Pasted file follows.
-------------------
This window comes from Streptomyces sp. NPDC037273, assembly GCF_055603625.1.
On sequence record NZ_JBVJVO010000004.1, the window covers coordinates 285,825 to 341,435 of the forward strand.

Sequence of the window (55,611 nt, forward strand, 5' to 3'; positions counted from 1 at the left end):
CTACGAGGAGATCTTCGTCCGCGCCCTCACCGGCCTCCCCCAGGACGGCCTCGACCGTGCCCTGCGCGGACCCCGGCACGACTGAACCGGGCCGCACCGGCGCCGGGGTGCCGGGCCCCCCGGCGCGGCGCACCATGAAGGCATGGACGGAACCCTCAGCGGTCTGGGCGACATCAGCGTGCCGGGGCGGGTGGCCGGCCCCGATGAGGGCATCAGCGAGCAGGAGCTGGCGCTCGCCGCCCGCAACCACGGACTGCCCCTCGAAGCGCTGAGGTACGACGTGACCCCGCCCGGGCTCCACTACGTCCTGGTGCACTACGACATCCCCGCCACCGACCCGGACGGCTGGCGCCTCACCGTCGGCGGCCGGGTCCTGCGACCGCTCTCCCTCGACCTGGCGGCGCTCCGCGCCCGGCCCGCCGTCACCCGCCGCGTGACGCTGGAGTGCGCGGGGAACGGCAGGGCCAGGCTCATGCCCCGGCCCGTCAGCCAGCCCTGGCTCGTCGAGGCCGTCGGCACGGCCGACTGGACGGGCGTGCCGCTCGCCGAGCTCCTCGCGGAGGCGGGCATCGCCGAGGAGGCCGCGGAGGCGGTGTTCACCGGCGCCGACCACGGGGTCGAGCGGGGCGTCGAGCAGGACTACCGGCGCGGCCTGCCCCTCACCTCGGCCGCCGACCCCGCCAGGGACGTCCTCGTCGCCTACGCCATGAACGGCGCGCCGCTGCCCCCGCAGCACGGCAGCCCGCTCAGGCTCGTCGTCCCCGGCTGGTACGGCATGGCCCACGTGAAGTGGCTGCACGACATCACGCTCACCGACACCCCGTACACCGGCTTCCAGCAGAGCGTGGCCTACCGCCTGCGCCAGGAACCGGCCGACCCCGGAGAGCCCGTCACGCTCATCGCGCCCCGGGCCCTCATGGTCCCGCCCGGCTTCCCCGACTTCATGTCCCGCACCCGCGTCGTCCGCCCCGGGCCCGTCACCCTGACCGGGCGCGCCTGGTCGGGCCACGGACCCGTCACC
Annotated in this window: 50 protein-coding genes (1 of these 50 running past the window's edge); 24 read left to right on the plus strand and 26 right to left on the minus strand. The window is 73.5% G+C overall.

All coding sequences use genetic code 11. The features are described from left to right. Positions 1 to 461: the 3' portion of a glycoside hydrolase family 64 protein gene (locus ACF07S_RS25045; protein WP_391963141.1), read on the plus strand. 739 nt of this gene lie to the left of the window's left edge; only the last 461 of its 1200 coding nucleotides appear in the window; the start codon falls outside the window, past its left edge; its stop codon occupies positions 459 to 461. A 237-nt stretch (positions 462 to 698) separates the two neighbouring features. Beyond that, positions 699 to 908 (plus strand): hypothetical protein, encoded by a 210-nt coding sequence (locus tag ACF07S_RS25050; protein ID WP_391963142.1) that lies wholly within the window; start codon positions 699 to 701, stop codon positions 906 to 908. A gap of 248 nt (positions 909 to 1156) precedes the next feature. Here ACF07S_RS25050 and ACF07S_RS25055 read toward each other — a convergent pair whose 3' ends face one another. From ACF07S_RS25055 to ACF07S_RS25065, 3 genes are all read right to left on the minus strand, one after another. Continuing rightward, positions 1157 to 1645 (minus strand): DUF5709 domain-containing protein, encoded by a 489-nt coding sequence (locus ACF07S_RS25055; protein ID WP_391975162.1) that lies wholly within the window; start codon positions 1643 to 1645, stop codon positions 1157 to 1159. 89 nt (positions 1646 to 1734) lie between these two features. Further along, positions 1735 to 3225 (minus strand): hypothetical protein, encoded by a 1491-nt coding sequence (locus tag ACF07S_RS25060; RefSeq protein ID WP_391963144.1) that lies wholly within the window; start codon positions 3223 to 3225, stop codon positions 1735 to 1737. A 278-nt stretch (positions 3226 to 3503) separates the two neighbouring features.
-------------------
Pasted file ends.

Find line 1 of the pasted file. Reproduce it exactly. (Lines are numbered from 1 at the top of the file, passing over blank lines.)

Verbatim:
This window comes from Streptomyces sp. NPDC037273, assembly GCF_055603625.1.